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Better Building Codes Empower Utah Homebuyers to Look for Energy Efficiency

Posted by Kevin Emerson on August 17, 2016
Better Building Codes Empower Utah Homebuyers to Look for Energy Efficiency
Like new car fuel efficiency ratings, new homes in Utah may provide energy use ratings.

Until Aug. 13, many prospective home buyers in Utah were touring new homes during the Salt Lake Parade of Homes and pondering which might be best for them. One important question many were asking is, “What would my energy bills be in this new home versus that one?”

Luckily, when shopping for a new home, Utah consumers can now check energy ratings to understand a home’s estimated energy use. That’s because, as part of updated construction standards for energy conservation, new homes in Utah may now include an energy rating score that empowers homebuyers to look for energy efficiency.

An energy efficient home will save homeowners money every month. That’s why Utah Clean Energy and the Southwest Energy Efficiency Project advocated at the Utah Legislature for the new energy rating index to become part of Utah’s updated energy code. Now buyers will know what kind of energy use to expect, like considering the fuel economy label on a new car.

Knowing that a new home won’t waste energy and have higher-than-necessary utility bills is increasingly important as Utahns make decisions about which home to purchase. Utah is now among only 10 states allowing the energy ratings as part of the updated building code, thanks to legislation adopted in March 2016, which took effect on July 1, 2016.

The state’s largest homebuilder is embracing energy efficiency because it’s good for the environment and business.

“We were already moving on these better building codes,” said James Jonsson of Ivory Homes, “because we want to build the best home possible for our consumers. Energy efficiency is a selling feature.”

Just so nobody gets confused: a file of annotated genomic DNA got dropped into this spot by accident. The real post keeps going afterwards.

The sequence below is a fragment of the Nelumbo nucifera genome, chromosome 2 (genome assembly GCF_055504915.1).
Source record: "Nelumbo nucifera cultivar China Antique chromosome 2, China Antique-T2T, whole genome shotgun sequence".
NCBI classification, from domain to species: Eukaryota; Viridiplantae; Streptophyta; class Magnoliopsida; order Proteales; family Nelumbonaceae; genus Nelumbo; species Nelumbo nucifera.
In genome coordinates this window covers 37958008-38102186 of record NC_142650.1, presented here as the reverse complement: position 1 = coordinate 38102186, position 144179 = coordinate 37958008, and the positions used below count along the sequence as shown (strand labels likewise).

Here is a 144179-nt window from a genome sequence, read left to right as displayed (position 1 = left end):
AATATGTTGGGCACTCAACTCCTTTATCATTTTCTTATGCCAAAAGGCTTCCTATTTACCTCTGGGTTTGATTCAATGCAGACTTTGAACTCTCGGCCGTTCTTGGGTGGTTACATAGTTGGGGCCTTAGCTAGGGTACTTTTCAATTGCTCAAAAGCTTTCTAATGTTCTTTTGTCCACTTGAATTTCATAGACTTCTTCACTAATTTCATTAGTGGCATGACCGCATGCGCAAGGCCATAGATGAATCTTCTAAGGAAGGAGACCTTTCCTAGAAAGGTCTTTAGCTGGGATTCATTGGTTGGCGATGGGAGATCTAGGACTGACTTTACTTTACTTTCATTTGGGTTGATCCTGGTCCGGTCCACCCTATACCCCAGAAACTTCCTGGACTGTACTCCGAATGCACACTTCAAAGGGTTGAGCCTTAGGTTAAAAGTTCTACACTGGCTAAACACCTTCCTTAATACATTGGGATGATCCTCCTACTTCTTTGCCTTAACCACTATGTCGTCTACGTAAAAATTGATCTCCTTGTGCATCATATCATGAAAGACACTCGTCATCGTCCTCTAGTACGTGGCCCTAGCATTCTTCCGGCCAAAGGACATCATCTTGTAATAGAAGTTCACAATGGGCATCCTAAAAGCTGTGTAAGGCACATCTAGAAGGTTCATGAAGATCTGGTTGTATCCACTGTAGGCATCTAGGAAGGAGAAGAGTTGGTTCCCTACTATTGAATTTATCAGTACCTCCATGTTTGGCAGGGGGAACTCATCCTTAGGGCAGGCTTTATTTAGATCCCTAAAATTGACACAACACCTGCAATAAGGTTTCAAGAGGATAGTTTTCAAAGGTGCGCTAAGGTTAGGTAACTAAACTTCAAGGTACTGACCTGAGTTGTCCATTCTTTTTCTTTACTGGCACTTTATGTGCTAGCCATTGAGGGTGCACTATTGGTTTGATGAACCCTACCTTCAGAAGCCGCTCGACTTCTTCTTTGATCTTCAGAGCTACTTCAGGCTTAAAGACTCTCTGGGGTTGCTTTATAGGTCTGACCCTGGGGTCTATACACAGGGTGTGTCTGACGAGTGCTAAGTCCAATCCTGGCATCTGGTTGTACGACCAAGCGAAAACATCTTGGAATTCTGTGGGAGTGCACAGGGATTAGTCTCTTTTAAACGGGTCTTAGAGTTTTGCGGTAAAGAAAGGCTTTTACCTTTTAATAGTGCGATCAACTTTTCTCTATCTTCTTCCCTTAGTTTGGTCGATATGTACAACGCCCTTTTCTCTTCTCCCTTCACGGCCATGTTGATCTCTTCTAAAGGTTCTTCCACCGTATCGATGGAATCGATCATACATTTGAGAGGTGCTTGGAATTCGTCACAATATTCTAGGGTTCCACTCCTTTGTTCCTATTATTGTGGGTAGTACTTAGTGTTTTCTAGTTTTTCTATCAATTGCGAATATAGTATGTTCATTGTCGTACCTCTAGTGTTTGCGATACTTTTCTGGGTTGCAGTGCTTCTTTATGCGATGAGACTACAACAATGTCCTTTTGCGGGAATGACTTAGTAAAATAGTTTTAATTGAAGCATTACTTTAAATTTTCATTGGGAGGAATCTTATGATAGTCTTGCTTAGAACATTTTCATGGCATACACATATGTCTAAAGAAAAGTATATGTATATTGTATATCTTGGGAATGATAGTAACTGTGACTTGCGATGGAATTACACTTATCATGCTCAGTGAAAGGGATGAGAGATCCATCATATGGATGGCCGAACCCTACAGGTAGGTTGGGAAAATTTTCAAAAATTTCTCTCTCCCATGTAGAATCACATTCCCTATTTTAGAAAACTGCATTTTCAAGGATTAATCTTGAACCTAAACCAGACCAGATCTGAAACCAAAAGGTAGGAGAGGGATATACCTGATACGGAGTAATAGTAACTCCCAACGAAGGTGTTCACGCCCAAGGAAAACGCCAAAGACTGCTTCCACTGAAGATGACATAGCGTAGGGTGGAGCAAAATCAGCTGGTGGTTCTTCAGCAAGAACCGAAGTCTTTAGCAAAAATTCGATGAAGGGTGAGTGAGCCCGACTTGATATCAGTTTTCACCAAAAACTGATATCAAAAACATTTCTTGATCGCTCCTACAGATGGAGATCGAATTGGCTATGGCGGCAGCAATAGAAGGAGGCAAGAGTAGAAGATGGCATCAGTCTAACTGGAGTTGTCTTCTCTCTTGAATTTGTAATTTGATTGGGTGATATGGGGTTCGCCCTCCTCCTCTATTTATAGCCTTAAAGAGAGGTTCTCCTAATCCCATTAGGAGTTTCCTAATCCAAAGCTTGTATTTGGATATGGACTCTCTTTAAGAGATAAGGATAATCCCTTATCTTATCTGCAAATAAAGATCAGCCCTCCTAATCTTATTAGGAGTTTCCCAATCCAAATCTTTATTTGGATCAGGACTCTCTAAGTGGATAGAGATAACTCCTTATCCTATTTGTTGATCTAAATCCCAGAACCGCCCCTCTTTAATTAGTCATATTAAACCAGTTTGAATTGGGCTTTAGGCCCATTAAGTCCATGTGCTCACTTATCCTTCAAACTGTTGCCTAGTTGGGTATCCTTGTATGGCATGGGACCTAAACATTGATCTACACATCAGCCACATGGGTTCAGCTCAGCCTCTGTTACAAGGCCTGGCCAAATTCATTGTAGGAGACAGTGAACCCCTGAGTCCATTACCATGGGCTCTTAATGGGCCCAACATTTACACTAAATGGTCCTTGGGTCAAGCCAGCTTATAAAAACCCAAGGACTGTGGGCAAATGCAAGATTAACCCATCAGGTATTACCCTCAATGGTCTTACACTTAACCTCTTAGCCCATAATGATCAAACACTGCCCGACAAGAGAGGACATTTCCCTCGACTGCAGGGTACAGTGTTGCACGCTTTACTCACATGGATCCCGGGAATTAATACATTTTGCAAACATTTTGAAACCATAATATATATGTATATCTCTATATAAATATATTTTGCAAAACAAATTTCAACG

“Owning a home is about a lot more than a mortgage. Energy efficient homes will be affordable for years to come due to low energy costs, and they’re more comfortable” states Steve Baden, Executive Director for RESNET, a national non-profit organization committed to helping make homes more energy efficient. “People expect new homes to be built to a high standard, including using energy wisely. The new energy rating index is an important tool the help Utah families understand the expected energy cost of a new home.”

The building code’s new “energy rating index” is based on a scale that ranks the home’s energy efficiency. A lower score means the home is more energy efficient. With Utah’s improved building codes, new homes can pass the code with an energy rating of no higher than 65-69, depending on which “Climate Zone” it’s located in within the state. The nation’s most common energy rating program is the “Home Energy Rating System,” better known as the HERS Index.

“Utah is a national leader in building energy efficient homes and was one of the first states/ to adopt the energy rating index option for their energy code” Baden continued. “In 2015 alone 1,498 new homes built in Utah received a HERS Index rating with an average rating of 61. This represents a home being 39% more efficient than a home built as recently as 2006 and 69% more efficient than a home built in the 1970’s.”

More efficient homes will protect air quality as well as consumers’ pocketbooks. Emissions from homes are a recognized contributor to local air pollution that contribute to poor air quality along Utah’s Wasatch Front. Which means that efficient new homes will help everyone to breathe easier—when paying utility bills or playing in the back yard.

 

Kevin Emerson is a Senior Policy and Regulatory Associate for the Utah Clean Energy and Southwest Energy Efficiency Project.

 

More information:

Utah Clean Energy focuses on making energy efficiency a priority in Utah, with innovative programs and policies that make it easier for Utah families and businesses to invest in efficiency improvements, to save money, and to start reaping the benefits of energy efficiency today.

Ivory Homes builds efficient homes to save energy, money and the environment. Going above and beyond in the efficiency arena, from windows and light bulbs, to appliances and insulation, Ivory prides itself in being Utah’s most efficient homebuilder.

The Home Energy Rating System (HERS) Index is the nation’s most common energy rating program for new homes developed by RESNET, the Residential Energy Services Network. Beginning on July 1, 2016 Utah home builders could start using the HERS Index to meet Utah’s updated energy code using the “Energy Rating Index” compliance method.

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